Before you think, “Gee, isn’t this a good thing?” researchers somberly add that the harmful consequences of excess CO2 such as global warming, melting glaciers, rising sea levels, and extreme weather still outpace any benefits from the oxygen provided by additional greenery. And it looks like the lusher vegetation may only be temporary. “Studies have shown that plants acclimatize, or adjust, to rising carbon dioxide concentration and the fertilization effect diminishes over time,” said Philippe Ciais, associate director of the Laboratory of Climate and Environmental Sciences in Gif-sur-Yvette, France.
C a t ‘ s M e o w
The world of astronomy is abuzz with the discovery of the first-of-its-kind “tail-less” comet that scientists believe was formed near Earth at the time of our solar system’s creation. The newly-found C2014 S3 celestial wanderer, nicknamed Manx after the tail-less cat breed, is believed to have been ricocheted to the uber-frigid Oort cloud where most comets are formed, and has now returned to its birthplace most likely for the first time since it was spawned 4 billion years ago.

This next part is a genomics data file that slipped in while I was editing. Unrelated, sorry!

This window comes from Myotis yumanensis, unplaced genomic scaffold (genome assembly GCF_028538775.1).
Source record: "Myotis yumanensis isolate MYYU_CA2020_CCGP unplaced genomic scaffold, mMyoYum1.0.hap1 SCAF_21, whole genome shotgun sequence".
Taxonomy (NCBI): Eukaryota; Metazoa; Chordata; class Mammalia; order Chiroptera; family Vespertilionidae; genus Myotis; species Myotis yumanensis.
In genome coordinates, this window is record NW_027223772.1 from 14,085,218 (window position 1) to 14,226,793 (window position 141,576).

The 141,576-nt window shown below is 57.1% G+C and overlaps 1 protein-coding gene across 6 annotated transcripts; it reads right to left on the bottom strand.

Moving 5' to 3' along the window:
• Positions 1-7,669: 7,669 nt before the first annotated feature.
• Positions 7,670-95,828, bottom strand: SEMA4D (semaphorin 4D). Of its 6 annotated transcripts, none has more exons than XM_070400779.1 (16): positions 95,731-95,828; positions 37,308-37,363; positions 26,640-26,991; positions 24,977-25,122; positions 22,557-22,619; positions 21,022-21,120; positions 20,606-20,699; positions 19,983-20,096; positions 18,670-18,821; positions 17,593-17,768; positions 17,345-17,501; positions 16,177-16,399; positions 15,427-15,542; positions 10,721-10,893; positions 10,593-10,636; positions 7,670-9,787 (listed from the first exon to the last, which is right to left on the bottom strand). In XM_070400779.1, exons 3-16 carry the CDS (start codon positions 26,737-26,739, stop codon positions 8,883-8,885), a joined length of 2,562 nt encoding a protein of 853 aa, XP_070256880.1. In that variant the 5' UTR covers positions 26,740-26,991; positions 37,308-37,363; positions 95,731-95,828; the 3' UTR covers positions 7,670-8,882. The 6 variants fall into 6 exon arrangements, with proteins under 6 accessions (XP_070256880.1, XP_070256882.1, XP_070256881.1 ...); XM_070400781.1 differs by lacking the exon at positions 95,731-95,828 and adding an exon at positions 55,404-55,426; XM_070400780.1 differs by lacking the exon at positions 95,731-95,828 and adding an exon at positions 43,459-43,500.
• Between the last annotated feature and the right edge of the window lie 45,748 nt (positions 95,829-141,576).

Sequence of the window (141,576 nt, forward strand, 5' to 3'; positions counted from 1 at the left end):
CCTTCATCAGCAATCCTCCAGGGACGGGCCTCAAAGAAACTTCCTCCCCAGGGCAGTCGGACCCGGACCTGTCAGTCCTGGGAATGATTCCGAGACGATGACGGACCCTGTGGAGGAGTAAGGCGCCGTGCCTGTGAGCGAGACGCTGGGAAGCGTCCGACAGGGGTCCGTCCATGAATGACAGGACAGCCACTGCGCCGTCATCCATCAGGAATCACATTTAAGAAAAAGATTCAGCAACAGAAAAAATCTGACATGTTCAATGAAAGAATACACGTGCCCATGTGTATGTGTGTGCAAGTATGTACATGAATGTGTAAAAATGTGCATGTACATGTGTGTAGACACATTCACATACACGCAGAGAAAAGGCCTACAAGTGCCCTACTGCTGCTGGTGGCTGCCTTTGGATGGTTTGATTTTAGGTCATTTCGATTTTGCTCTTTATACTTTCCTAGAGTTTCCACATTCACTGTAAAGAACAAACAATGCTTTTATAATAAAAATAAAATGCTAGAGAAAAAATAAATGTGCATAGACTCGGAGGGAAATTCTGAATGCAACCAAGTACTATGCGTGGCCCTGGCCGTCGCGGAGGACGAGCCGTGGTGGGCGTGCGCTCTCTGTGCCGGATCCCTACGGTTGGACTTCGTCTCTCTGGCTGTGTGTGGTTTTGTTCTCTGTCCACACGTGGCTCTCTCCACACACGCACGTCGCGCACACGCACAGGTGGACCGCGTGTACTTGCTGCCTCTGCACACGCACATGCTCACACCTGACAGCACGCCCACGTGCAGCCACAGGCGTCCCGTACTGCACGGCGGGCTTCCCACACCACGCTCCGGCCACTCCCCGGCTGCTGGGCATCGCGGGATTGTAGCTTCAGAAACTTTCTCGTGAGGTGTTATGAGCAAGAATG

Unlike most comets that are made primarily of ice, this particular celestial wanderer is more asteroid-like, and is comprised of rocky material found in the inner solar system. “If you’d shown me the spectrum, I would have just said this is another stupid asteroid,” said Dr Olivier Hainaut, ,co-author of a paper on the comet published last week in Science Advances. “If you showed me the orbit, I’d say yeah, it’s a standard long-period comet. But you don’t at all expect to find a rocky asteroid on an Oort cloud orbit. That’s wrong.”
Spectral readings show that the Manx’s materials haven’t been “baked” by the Sun, as is the case with other local orbiting asteroids, meaning that it most probably has been hanging out with trillions of icy “half siblings” in the deep frozen Oort cloud. “We already knew of many asteroids, but they have all been baked by billions of years near the Sun,” said the study’s lead author Karen Meech in a press release. “This one is the first uncooked asteroid we could observe: it has been preserved in the best freezer there is.” Since the Manx has undergone “very little processing,” researchers believe this is the first time it has been ejected from its frozen home since it arrived there.